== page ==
In Rome one day we entered the jail cell where Saint Peter called forth a spring from beneath the stone floor so he could baptize his fellow prisoners. (What boldness. What foolishness to imagine such a miracle in the confines of prison.) We walked through St. Peter’s Basillica at the Vatican, where I stood beneath a statue of the man for whom I was named, Saint Andrew, clutching his X-shaped crucifix, a man who spent his dying breaths still proclaiming his Christ. And what was I to do now? I could no longer utter a single certainty, and I somehow both embraced and feared such freedom, felt both troubled by and tethered to such dissonance.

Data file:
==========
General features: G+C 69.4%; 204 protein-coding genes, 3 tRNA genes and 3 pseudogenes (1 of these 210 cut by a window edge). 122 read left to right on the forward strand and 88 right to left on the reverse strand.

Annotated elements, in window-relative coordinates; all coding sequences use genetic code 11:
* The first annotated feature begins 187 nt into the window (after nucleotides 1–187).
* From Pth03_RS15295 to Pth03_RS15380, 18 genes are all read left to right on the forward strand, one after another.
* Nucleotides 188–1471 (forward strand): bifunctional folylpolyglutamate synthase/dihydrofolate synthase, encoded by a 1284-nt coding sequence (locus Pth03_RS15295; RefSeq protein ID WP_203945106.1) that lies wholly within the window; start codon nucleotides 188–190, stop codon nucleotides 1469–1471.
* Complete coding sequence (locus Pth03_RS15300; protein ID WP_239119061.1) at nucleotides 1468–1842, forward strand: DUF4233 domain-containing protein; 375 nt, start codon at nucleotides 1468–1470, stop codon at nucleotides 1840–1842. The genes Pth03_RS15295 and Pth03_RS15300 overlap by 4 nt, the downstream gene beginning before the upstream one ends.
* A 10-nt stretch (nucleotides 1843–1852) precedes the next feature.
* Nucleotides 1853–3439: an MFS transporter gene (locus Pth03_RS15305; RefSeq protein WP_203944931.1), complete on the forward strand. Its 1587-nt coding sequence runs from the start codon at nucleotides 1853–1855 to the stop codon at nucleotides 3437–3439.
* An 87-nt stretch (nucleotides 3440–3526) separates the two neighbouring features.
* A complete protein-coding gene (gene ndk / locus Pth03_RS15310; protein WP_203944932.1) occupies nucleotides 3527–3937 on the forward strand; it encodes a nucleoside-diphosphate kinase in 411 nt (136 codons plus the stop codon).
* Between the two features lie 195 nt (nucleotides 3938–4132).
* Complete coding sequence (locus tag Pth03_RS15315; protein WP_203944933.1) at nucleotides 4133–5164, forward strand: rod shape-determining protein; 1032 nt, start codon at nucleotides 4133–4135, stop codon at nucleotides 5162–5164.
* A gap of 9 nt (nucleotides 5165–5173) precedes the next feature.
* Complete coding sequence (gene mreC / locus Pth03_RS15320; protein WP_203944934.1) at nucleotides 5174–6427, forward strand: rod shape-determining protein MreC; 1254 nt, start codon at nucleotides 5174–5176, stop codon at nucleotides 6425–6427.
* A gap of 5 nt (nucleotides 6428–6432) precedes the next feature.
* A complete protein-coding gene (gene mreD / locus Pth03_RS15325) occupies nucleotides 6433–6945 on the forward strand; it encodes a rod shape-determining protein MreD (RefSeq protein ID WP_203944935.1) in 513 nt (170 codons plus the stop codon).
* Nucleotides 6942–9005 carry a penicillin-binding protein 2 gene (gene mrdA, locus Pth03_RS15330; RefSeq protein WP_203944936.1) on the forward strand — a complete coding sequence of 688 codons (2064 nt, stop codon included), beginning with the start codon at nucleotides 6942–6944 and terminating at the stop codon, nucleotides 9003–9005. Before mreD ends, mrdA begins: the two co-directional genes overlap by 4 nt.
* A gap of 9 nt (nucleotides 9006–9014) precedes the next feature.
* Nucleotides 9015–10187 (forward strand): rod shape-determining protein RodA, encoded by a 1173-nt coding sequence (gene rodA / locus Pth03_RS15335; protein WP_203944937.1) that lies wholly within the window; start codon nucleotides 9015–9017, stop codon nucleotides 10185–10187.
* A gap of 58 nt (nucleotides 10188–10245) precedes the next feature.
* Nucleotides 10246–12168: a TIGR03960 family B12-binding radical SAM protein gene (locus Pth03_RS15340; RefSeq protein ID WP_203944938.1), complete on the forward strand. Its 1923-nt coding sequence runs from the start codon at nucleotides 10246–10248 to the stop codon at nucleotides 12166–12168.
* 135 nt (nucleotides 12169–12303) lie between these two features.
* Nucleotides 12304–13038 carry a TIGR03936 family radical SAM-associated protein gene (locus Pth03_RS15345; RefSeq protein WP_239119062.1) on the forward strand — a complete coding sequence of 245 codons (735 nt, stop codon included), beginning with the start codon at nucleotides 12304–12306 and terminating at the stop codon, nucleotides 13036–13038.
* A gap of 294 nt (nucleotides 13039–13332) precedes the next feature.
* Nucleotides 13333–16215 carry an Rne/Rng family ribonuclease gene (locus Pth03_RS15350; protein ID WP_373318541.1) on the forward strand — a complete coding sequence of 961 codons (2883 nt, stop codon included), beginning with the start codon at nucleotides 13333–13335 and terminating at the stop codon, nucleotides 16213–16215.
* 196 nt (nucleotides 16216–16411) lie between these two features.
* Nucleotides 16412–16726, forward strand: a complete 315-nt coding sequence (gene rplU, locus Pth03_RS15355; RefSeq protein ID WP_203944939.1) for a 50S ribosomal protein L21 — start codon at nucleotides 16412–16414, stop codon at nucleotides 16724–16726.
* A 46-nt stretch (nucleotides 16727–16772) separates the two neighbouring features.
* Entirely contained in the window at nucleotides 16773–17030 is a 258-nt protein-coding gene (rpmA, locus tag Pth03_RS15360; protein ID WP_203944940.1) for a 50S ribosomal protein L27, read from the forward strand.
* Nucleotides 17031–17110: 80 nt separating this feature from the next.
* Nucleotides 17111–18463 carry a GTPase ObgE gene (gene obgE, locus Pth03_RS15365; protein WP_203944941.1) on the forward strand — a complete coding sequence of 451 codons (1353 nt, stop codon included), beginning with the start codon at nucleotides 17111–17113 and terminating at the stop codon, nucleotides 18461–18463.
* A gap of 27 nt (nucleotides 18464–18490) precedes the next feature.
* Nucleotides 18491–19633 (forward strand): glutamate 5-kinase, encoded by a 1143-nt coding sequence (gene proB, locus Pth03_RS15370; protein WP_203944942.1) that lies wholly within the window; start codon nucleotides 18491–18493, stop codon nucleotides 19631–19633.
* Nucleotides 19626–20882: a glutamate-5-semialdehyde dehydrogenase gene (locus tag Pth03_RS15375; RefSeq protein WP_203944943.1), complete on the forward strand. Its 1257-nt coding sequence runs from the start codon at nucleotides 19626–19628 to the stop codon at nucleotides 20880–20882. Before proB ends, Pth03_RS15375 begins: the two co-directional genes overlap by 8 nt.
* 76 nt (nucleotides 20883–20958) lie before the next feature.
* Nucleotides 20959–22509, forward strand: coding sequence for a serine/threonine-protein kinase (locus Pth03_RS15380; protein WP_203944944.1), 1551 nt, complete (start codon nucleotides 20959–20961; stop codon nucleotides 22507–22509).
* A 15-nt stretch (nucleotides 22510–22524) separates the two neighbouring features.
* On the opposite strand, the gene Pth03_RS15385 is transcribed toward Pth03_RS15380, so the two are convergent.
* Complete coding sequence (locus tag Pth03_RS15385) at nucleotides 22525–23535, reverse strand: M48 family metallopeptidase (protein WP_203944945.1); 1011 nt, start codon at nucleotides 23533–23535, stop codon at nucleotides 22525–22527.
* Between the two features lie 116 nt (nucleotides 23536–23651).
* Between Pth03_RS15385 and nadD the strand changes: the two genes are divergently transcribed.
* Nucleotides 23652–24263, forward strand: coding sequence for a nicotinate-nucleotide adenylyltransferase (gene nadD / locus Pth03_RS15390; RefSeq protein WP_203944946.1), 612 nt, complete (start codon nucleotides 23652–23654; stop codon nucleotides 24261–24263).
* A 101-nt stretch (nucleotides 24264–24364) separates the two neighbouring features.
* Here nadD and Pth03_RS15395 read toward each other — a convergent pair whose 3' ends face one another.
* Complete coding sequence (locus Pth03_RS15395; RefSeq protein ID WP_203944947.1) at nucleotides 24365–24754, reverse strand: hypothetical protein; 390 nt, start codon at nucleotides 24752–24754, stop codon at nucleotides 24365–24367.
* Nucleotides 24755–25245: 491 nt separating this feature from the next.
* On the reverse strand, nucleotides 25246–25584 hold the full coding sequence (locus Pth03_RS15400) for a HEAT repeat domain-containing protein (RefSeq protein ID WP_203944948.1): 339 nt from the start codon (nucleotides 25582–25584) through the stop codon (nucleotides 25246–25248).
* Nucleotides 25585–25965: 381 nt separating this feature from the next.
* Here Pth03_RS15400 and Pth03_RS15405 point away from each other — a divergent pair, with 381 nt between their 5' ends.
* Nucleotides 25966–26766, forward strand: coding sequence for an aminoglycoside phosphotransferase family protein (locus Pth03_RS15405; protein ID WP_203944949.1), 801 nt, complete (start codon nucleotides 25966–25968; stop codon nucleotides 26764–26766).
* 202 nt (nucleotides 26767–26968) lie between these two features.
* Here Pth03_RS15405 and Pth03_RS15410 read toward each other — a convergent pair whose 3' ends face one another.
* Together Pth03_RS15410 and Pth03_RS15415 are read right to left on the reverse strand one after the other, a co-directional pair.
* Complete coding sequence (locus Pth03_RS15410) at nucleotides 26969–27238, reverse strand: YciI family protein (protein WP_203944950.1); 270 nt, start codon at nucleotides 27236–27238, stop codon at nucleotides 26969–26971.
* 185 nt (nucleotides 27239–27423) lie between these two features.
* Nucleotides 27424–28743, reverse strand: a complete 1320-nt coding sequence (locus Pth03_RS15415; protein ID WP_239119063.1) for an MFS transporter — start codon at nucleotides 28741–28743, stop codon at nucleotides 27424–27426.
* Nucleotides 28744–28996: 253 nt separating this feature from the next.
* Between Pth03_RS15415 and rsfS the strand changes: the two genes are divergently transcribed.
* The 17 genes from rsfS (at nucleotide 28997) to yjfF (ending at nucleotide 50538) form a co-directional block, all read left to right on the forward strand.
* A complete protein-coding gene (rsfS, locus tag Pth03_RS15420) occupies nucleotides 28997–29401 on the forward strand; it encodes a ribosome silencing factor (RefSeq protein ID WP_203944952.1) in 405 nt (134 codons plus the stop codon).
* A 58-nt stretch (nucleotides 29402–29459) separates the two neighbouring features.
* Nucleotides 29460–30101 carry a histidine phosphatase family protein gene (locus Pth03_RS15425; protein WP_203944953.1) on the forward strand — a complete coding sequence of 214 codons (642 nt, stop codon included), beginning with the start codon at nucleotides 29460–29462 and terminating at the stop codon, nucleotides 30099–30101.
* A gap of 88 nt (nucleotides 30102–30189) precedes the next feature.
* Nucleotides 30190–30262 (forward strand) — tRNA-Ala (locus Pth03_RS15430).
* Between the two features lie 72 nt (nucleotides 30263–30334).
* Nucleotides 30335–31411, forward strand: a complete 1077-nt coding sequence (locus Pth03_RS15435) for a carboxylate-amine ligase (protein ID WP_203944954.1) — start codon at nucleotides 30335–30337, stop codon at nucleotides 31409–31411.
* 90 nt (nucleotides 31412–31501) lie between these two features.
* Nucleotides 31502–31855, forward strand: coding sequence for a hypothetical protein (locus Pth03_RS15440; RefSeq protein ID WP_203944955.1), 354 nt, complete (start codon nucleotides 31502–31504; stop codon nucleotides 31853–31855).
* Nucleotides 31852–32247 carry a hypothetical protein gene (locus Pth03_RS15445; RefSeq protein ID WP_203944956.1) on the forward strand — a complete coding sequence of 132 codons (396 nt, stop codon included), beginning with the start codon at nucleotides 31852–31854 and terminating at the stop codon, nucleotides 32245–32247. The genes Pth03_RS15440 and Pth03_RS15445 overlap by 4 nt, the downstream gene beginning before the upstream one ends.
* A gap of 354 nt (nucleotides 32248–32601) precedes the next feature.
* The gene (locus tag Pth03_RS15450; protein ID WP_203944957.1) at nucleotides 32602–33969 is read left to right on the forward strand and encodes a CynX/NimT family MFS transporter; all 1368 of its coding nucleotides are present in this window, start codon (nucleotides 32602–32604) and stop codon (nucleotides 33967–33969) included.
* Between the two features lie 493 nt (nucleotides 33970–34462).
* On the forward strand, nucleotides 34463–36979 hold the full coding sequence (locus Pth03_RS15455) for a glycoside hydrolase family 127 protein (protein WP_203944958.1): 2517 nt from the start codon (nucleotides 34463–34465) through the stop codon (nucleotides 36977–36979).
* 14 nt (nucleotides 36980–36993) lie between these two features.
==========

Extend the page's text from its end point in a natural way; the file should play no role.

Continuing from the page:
One night as we finished a bottle of wine, Kristen started talking about Nietzche, whom she was studying that semester, a man we were told never to read at the risk of losing our faith because he had once proclaimed that God is dead. I remember Kristen leaning forward with a quivering but large smile, saying, “Nietzsche didn’t just say God is dead. He said God is dead . . . and we have killed him! Isn’t that incredible?” I wasn’t entirely understanding her, but I did understand that I was witnessing Kristen’s liberation from a lie, the lie that said we should fear the world, fear an uncertain future, fear our not knowing, fear the possibility of being merely creatures on this earth.
(How badly I want to erase the word merely.)
So many false dawns, so many gods we can’t help but lay to rest. Answers to question. Burdens to be borne. A hope that ebbs and flows, rises and sets, comes and goes, a hope that places crazy bets and seems to be always losing, such small hope that can’t yet bring itself to fold.